My conclusion in the previous post was that simply performing an activity such as prayer, fasting, or Bible study is not enough to result in godliness. In other words, the activity alone is insufficient to produce the desired results. There is an intimate relationship between an action and the motive under which the action is performed. In order for prayer, fasting, Bible study, and related activities to have any chance of producing godliness, they must be performed with a properly oriented heart, and the heart must be in place before the activity is performed.
Part II . . .
The most obvious questions are: a) How can I ensure that my heart is properly oriented, and b) How can I make sure it is properly oriented before I perform the activity? Before addressing these questions I would like to quickly address the objection that performing the activities can result in a properly oriented heart, an idea that I touched on in the previous post. In order for this to be true, the following statement would also have to be true:
In order to align the heart in such a way as is necessary for the activities to result in godliness, one need only perform the activities.
There is an uncomfortable circularity in this claim. Is it possible that the activities can produce the very heart that lends power to the activities? When the cycle begins, we have to assume that we do not have a properly oriented heart. That is in fact our goal. So we begin performing the activities without the properly oriented heart, hoping that it will emerge. But I have already argued above that there are many people who perform these activities on a daily basis and that godliness does not result. I argued that it does not result because they are not performing them with the right heart. The claim, therefore, that performing the activity can bring about a proper heart must be incorrect. Otherwise, these people would develop properly oriented hearts and then godliness. The activities must not have the power to produce the heart which is necessary to properly perform the activities. This brings me to the second maxim:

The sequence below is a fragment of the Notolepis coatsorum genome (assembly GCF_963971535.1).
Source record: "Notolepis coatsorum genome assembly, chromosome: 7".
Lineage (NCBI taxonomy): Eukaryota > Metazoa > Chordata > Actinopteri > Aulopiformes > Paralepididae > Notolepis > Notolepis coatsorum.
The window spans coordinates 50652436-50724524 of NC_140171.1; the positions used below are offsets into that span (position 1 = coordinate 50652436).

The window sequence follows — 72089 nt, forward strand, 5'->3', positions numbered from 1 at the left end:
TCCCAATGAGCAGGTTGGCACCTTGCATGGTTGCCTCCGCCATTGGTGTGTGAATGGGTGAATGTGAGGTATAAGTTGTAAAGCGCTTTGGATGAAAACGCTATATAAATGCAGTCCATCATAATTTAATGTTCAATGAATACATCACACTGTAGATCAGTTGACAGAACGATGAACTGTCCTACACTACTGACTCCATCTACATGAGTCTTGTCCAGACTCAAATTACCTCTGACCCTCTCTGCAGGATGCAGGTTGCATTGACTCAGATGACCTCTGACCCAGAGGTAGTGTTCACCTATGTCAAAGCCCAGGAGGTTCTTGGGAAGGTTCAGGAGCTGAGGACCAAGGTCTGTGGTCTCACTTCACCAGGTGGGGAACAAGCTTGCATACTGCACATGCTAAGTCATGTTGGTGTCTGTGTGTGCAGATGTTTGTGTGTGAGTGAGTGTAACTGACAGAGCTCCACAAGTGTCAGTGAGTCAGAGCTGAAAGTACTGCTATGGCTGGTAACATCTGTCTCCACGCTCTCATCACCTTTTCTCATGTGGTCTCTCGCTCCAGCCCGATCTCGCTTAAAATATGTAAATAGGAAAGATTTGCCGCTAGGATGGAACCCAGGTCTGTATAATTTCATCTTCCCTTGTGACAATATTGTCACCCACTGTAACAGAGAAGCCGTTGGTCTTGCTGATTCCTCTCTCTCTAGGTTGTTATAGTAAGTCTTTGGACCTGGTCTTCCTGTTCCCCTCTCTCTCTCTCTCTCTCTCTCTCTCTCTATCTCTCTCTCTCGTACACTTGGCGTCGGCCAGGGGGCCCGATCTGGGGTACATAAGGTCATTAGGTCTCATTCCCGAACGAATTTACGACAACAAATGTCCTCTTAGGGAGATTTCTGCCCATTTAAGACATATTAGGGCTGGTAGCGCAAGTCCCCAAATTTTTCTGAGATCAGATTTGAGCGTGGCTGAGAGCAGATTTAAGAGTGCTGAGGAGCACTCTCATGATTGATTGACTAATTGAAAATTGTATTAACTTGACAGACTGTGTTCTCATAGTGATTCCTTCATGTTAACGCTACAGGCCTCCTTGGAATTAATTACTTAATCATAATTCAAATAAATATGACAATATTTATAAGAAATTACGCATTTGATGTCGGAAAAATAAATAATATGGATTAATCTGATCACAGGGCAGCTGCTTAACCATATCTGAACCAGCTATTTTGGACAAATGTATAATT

Maxim 2: An activity, through the simple act of being performed, cannot produce the attitude necessary to assure its efficaciousness.
In other words, the heart must be properly oriented before the activity is performed, and it cannot be the result of performing the activity. So we still have a problem. We want to be godly. We want to believe that we can be godly if we perform the activities above with a properly oriented heart; but if that is the case, then we need to get the heart oriented before performing the activities.
Before regeneration man has only one nature, the sinful nature. After salvation, however, he has two natures: 1) the old (sinful) nature, 2) the new (godly) nature. With only the sinful nature to work with, the man can never have a properly oriented heart, because a right heart cannot be produced from a wrong nature. A sinful nature results in a sinful heart. If a right heart is to be had, it can only arise from a right nature, a new nature. What is the new nature within you? It is the Holy Spirit of God. The difference between the man who has the ability to perform the activities listed above with a right heart and the man who does not is that the second man does not have the indwelling Holy Spirit. This is why an unregenerate man can consistently perform those activities and never achieve a properly oriented heart. This leads me to a third maxim: